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  • Writer's pictureRoyston Nicholls


York Minster

Certainly, one of my favourite cities in Britain, York is one of the best-preserved medieval cities in England, a city that displays virtually every period of its history, above and below ground. From the Romans to the Industrial Revolution, the city is a living history lesson. The very name of the city, York, reflects that historical evolution. The Romans called the city, Eboracum, an adaption of the original Brithonic name for the city, which probably meant "the settlement of (a man named) Eburos" (a Celtic personal name). To the Angles, who came after the Romans, the city was known Eoforwic, a compound of its Roman name and -wic, a village. When the Vikings occupied the city, the name evolved in to Jorvik, and by medieval times it had become York.

York Minster's Great West Window

At the heart of the city, in every sense, is the great cathedral church of York Minster. A building of huge size and great beauty, superlatives soon become inadequate. Originally it was the site of the principia (headquarters building) of the Roman legionary fortress, and excavations in the Undercroft of the cathedral church have revealed parts of the Roman structure. Since 627 a succession of churches has stood on the site, all rebuilt or destroyed, but then in 1220, Archbishop Walter de Gray, ordered the construction of a Gothic structure to compare with the cathedral at Canterbury. Building work continued into the 15th century, with the cathedral declared complete and consecrated in 1472. The oldest of the cathedral’s stained-glass windows date to the 12th century and the Minster has the finest collection of stained-glass in the country. The Great East Window, created by John Thornton in the early 15th century, is the largest expanse of medieval stained glass in the country. Of comparable beauty is the Great West Window, often known as ‘the heart of York’ because of the shape of the stone tracery which forms one great heart at the centre of the window.

The Minster Nave

York City Walls

The Roman Tower

York was incredibly important to the Romans, both as a legionary fortress and a ‘colonia’. The Emperors Hadrian, Septimius Severus and Constantius I all visited York during their various campaigns, and when Constantius I died in 306CE during his stay in York, his son, Constantine the Great, was proclaimed Emperor by the troops based in the fortress. Constantine became the first Christian Emperor and founded Constantinople. Bootham Bar, one of the city’s medieval gates, is built on Roman foundations and much of the well-preserved city wall follows the line of the Roman wall. In St Mary’s Abbey Gardens are the remains of one of Roman towers, still standing to a height of the south-west corner of 20 feet. Around two-thirds of the medieval walls are still accessible and the best stretch of wall to walk is that between Monk Bar and Bootham Bar, which gives wonderful views of the Minster.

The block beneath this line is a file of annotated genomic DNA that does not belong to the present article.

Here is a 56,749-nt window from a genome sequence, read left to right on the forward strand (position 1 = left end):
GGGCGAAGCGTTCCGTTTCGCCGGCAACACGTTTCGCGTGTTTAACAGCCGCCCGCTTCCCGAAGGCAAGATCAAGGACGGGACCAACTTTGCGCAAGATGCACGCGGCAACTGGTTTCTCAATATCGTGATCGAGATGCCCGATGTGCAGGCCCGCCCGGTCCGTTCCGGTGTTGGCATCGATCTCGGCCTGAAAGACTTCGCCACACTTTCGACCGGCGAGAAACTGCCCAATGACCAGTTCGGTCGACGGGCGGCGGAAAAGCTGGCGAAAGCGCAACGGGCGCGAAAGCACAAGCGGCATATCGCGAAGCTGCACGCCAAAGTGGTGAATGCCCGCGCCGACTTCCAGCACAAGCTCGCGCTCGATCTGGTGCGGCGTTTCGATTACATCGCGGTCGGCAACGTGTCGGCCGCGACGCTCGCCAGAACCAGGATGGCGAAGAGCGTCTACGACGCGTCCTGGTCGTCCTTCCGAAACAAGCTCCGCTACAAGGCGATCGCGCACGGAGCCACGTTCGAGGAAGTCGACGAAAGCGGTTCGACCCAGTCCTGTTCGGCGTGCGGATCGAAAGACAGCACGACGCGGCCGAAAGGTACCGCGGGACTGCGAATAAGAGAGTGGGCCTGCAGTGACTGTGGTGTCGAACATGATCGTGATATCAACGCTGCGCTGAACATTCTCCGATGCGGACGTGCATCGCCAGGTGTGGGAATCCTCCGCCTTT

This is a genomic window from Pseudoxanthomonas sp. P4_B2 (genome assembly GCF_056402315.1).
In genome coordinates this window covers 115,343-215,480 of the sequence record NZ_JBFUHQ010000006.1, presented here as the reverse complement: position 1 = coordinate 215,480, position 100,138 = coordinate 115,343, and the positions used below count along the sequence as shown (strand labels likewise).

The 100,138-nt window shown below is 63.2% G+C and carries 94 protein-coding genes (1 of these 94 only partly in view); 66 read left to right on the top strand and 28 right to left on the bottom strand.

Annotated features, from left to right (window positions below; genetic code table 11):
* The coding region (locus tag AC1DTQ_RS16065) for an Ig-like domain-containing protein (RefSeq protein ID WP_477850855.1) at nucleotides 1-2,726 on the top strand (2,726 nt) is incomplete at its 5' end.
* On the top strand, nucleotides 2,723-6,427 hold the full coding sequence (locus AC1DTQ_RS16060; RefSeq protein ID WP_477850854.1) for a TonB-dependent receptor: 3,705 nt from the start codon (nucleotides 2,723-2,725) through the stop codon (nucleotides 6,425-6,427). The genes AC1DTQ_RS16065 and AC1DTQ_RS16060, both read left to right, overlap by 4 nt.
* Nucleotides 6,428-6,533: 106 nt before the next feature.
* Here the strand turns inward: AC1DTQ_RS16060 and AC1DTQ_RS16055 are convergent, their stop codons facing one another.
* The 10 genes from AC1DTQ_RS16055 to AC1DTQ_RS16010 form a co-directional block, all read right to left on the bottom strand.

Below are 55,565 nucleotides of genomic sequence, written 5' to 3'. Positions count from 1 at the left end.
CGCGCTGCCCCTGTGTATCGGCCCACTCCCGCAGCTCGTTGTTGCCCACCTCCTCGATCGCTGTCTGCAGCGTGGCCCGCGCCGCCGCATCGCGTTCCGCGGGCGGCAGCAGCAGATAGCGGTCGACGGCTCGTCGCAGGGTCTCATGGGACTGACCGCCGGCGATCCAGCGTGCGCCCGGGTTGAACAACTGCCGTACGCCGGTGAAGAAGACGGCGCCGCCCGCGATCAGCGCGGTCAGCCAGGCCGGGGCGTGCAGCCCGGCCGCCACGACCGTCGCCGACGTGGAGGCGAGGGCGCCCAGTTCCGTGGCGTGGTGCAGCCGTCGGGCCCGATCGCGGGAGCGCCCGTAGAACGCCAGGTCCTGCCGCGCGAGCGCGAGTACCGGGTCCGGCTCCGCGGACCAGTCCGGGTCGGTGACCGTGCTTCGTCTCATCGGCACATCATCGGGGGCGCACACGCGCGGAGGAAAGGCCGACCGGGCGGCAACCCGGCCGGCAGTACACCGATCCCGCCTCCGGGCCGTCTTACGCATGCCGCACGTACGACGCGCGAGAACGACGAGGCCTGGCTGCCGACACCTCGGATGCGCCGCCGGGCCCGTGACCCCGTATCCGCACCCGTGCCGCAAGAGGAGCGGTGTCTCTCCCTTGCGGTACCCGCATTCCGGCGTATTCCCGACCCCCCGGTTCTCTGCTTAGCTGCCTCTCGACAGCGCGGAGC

York Minster's Rose Window

The Shambles

With over 2000 listed buildings, much of the original street pattern of York survives and a visitor can walk the lines of both Roman and medieval streets. Particularly interesting is The Shambles, a street with overhanging timber-framed buildings, some dating back as far as the fourteenth century. It was once known as The Great Flesh Shambles, probably from the Anglo-Saxon Fleshammels (literally 'flesh-shelves'), the word for the shelves that butchers used to display their meat. As recently as 1872 twenty-five butchers' shops were located along the street, but now none remain. Behind the Minster and round the corner from St. William’s College (a 15thC building that originally housed priests), is Chapter House Street, which follows the line of the Via Decumana, a military road that ran northwards from the Roman headquarters building, and which is said to be haunted by a troop of Roman soldiers, adding to York’s reputation as the most haunted city in Europe

St William's College

St Mary's Abbey Gardens

With its historic buildings, ancient streets, and great museums (the Jorvik Viking Centre, Yorkshire Museum and National Railway Museum, to name a few), York is a wonderful city to explore. It also makes a wonderful centre to explore the Yorkshire Dales, North York Moors, and the dramatic Yorkshire Coast. Enjoy!

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